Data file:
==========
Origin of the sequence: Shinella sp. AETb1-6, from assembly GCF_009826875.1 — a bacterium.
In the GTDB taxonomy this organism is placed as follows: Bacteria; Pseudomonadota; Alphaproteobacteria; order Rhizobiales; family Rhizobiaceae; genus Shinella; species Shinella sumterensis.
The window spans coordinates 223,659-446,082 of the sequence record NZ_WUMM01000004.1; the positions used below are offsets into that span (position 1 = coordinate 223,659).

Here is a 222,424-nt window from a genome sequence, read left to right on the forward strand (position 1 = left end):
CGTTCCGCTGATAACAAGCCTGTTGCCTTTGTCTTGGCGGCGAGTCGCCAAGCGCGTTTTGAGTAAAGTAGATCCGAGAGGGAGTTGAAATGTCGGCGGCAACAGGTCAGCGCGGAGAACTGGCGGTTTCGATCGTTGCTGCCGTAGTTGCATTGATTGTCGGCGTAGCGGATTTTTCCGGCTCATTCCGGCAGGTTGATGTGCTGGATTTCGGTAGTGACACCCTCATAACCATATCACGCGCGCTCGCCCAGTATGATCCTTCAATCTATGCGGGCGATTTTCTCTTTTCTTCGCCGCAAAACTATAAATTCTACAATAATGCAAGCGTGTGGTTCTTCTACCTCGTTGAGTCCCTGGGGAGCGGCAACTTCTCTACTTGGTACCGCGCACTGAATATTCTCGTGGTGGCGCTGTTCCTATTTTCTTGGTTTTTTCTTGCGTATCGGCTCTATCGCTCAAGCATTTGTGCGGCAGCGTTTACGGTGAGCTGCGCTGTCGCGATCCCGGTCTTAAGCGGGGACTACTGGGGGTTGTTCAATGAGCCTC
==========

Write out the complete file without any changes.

Origin of the sequence: Shinella sp. AETb1-6, from assembly GCF_009826875.1 — a bacterium.
In the GTDB taxonomy this organism is placed as follows: Bacteria; Pseudomonadota; Alphaproteobacteria; order Rhizobiales; family Rhizobiaceae; genus Shinella; species Shinella sumterensis.
The window spans coordinates 223,659-446,082 of the sequence record NZ_WUMM01000004.1; the positions used below are offsets into that span (position 1 = coordinate 223,659).

Here is a 222,424-nt window from a genome sequence, read left to right on the forward strand (position 1 = left end):
CGTTCCGCTGATAACAAGCCTGTTGCCTTTGTCTTGGCGGCGAGTCGCCAAGCGCGTTTTGAGTAAAGTAGATCCGAGAGGGAGTTGAAATGTCGGCGGCAACAGGTCAGCGCGGAGAACTGGCGGTTTCGATCGTTGCTGCCGTAGTTGCATTGATTGTCGGCGTAGCGGATTTTTCCGGCTCATTCCGGCAGGTTGATGTGCTGGATTTCGGTAGTGACACCCTCATAACCATATCACGCGCGCTCGCCCAGTATGATCCTTCAATCTATGCGGGCGATTTTCTCTTTTCTTCGCCGCAAAACTATAAATTCTACAATAATGCAAGCGTGTGGTTCTTCTACCTCGTTGAGTCCCTGGGGAGCGGCAACTTCTCTACTTGGTACCGCGCACTGAATATTCTCGTGGTGGCGCTGTTCCTATTTTCTTGGTTTTTTCTTGCGTATCGGCTCTATCGCTCAAGCATTTGTGCGGCAGCGTTTACGGTGAGCTGCGCTGTCGCGATCCCGGTCTTAAGCGGGGACTACTGGGGGTTGTTCAATGAGCCTC